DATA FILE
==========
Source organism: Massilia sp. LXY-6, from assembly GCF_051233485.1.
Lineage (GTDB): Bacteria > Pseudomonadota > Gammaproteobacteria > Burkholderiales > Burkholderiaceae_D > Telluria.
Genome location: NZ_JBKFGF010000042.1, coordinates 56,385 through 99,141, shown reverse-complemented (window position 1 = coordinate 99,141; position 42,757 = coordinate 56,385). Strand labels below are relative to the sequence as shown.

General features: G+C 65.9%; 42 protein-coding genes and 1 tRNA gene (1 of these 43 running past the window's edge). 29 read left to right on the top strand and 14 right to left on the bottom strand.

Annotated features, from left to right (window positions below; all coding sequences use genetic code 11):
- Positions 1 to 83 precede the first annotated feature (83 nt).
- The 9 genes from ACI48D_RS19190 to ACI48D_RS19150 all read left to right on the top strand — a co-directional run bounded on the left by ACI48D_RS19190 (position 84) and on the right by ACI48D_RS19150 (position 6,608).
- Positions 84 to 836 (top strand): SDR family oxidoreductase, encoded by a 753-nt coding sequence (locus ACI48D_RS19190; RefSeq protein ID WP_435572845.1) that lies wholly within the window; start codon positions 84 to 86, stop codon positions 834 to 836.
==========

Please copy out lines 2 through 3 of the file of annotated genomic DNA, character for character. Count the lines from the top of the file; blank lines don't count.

Lineage (GTDB): Bacteria > Pseudomonadota > Gammaproteobacteria > Burkholderiales > Burkholderiaceae_D > Telluria.
Genome location: NZ_JBKFGF010000042.1, coordinates 56,385 through 99,141, shown reverse-complemented (window position 1 = coordinate 99,141; position 42,757 = coordinate 56,385). Strand labels below are relative to the sequence as shown.